Chinese e-commerce giant Yihaodian has hit upon a novel approach to food retail – open 1,000 supermarkets which don’t contain any actual food, but instead feature images of items alongside scannable QR codes. Shoppers will scan the codes for the products they desire, and the goods will be delivered to their homes.
The Unlimited Yihaodian stores will have around 1,200m2of floor space and contain 1,000 items.
US retail giant Walmart has a 51.3 per cent controlling stake in Yihaodian but is not thought to be getting involved in this venture for regulatory reasons.
The virtual supermarket project is a pertinent reminder of the new opportunities available to those retailers who think ‘multi-channel’. It could also be a hint of things to come in the industry as rivals compete for the attention of smartphone-toting but increasingly time-starved consumers.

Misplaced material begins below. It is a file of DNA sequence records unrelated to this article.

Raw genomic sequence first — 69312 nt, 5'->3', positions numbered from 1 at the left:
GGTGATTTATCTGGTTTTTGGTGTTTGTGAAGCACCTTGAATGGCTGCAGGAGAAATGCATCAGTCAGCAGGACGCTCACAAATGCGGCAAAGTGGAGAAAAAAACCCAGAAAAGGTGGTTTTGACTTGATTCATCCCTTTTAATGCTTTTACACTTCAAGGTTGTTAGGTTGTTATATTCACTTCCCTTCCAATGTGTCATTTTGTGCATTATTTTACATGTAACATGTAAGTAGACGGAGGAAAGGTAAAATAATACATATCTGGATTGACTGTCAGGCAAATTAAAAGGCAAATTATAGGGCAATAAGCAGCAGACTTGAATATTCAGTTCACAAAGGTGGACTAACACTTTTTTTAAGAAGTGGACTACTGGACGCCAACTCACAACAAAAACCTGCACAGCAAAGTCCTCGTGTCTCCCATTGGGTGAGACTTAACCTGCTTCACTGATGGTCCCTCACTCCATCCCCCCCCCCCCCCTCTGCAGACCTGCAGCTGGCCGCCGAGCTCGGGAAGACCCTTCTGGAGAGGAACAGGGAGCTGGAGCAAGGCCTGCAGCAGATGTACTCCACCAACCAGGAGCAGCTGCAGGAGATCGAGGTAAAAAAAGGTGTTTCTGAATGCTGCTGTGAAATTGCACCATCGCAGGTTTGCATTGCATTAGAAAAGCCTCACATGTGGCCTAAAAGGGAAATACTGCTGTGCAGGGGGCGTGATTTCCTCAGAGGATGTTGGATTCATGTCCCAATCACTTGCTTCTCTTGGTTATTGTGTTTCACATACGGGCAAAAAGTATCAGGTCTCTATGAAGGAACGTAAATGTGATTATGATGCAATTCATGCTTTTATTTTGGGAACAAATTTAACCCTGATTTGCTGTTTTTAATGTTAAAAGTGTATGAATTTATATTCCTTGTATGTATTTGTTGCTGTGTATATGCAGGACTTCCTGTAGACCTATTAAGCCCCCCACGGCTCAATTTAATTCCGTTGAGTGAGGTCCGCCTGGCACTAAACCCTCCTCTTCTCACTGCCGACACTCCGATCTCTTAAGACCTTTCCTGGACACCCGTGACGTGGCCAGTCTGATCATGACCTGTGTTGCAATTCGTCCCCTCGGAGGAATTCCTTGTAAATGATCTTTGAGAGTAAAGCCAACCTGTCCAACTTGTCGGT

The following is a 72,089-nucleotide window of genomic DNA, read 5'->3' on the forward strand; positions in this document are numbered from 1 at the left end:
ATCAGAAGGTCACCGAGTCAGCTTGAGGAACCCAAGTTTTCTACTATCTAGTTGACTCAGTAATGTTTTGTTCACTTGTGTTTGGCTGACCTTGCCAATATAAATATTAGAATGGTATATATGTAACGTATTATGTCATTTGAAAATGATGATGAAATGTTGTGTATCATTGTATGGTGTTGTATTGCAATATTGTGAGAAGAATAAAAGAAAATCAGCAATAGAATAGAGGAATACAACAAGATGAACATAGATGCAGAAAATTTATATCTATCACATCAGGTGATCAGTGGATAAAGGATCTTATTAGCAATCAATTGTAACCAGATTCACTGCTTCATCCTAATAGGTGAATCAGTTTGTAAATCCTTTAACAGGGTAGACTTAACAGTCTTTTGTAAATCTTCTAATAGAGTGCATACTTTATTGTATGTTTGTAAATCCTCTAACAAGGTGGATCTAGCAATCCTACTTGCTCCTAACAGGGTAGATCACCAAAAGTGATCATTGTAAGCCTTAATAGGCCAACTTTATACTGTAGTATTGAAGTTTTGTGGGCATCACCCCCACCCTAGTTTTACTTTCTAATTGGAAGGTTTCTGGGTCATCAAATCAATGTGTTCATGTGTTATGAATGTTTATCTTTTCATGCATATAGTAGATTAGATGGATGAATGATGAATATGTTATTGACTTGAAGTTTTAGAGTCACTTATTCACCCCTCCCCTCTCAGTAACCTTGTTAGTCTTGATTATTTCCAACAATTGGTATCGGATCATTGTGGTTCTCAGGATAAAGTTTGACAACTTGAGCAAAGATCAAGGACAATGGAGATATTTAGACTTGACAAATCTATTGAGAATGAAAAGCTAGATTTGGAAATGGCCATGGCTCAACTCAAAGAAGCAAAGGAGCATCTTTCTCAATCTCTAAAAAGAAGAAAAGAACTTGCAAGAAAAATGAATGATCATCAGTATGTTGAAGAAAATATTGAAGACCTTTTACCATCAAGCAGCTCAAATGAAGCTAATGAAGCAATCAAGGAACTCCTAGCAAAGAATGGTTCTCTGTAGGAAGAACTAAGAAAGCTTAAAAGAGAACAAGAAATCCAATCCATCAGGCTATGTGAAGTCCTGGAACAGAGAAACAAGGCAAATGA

Yihaodian has already toyed with the idea on a smaller scale, sticking up posters in subway and bus stations in Chinese cities featuring products with their QR codes available for online purchase.
UK retailer Tesco has also been experimenting with this new form of multi-channel commerce, rolling out similar virtual shelves in subway stations last year in South Korea under its HomePlus brand to close the gap massively on rival E-Mart.
In August this year it dipped its toe in the waters of Blighty, installing a virtual kiosk at Gatwick Airport where outbound holidaymakers can shop and have goods delivered on their return home. ®